Our service today was with MEDWorld in Chapel Hill.
|MEDWorld is a volunteer organization that was designed to collect and recycle unused medical supplies that would otherwise be discarded. The materials we collect are sent to developing countries where they can be used in clinics and hospitals serving the poor. MEDWorld is an environmentally responsible alternative for our hospitals to re-use disposable recyclable material to save lives across the world.|
After meeting Tessa, the volunteer coordinator, we were ushered into their little warehouse, which was in somewhat of a disarray. After a brief introduction to MEDWorld and its mission, we "divided and conquered."
"This first job," Tessa said, "is kind of monotonous. It's just breaking up these small boxes of items and putting them all into a bigger box."
"I like monotony and routine," I said.
"So do I," said Michael, to my surprise. He and I moved to that section, and Alissa joined us, as it was a job for three.
The three of us had pretty much constant conversation over the course of four hours—no surprise, I guess, with Alissa and me in the group. Michael talked a whole lot more than I expected him to, though, and he asked a lot of questions, which I liked.
Between the three of us we unboxed and reboxed over 1,000 "Solution Sets," and about as many "Epidural 500 ML Cover Bags."
With about a half hour left, Alissa and I moved over to what Myra and James were doing and helped out there. We were foraging through a big blue container of mixed and tangled scissors, clamps, hemostats, tweezers, and various other gizmos that we counted as "instruments."
Alissa and I filled two small boxes each with 100 items of the scissors/clamps/hemostats variety, 100 tweezers, and 20 instruments. The box was then padded with from two to 12 (body) drapes.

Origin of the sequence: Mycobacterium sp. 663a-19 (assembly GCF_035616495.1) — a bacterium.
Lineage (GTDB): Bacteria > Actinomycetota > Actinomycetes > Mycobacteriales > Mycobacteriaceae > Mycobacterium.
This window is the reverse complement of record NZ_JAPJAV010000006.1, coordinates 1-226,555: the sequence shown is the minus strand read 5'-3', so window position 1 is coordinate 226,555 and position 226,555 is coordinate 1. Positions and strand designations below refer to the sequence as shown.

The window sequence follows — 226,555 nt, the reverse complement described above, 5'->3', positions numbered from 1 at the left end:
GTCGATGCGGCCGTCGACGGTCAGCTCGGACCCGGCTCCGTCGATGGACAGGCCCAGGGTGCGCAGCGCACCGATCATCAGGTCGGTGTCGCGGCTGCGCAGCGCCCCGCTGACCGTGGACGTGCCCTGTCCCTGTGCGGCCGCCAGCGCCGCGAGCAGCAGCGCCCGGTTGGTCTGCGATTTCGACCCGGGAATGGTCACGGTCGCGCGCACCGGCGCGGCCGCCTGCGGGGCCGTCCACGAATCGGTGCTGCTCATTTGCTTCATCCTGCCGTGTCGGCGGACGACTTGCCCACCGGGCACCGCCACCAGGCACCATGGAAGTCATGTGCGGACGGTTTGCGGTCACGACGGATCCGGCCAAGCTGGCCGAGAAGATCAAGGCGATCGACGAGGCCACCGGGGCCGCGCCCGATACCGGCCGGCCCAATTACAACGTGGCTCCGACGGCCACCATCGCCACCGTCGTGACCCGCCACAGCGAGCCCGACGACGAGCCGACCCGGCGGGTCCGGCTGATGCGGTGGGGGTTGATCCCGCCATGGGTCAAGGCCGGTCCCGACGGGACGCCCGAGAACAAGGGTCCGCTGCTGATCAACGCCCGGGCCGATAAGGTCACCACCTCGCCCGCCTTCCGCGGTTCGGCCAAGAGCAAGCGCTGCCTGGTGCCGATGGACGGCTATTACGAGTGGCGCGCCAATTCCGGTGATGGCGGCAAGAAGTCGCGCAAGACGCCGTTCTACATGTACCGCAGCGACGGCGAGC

Tessa said in the beginning that if we weren't disgusted enough with the cost of health care in this country, we would be by the time we left there after seeing all of the waste that all of us are paying for. She was right about that. It's sicko.
Back at CECE, we spent about 45 minutes in "Reflection," which is a critical aspect of service-learning—the thing that differentiates it from simply being a volunteer service activity.
We started off by listing on a white board all the things that happened today. This part is purely descriptive (the what); that is, no evaluation (the why or what it all means) at this point.
After that, we moved into the evaluative phase, where we went out into the hallway, designated one door as the "totally agree" end of the hall, and another door as the "totally disagree" end of the hall. Then, statements were read, and we took a stance somewhere on the spectrum. The statements were such as these:
- I like volunteering at places that have a few volunteers as opposed to one that has many, many volunteers.
- I believe what we did today made a difference in combating global health care inequities. (Something to that effect.)
- I believe the United States is responsible for making sure the supplies it sends to Third World countries are safe.
- I believe that MEDWorld has a responsibility to verify the contacts with whom they turn over their supplies for shipment overseas.
- I believe that the reused supplies that we helped pack today were safe for use in a Third World country.
- I would volunteer at MEDWorld again.
The final part of reflection, if the service-learning was done as part of a service-learning class, would have been to then tie in what we'd experienced volunteering at MEDWorld into the class lessons, which presumably would have been about the topic involved, in this case, Global Healthcare.
It was a great "last hurrah" for me with CECE, for as long as I've been involved there, I hadn't participated in an official Reflection.
I got home with about an hour to spare before leaving for Bill's annual Dinner-Deck Party.
We couldn't have asked for better weather. Bill always has a "top-notch, top-shelf" bar set up on the deck, and the annual dinner is always catered BBQ, which is always delicious. This year was no exception.
Robert and I left there at about 8:00, and stayed in for the night. We started to do a crossword puzzle, but neither one of us was really into it. We set it aside.
We put on the August 3rd episode of This American Life called Blame it on Art, which was okay, but not one of my favorites overall.
I proudly turned the lights out at about 10:30. Happy Pride Day.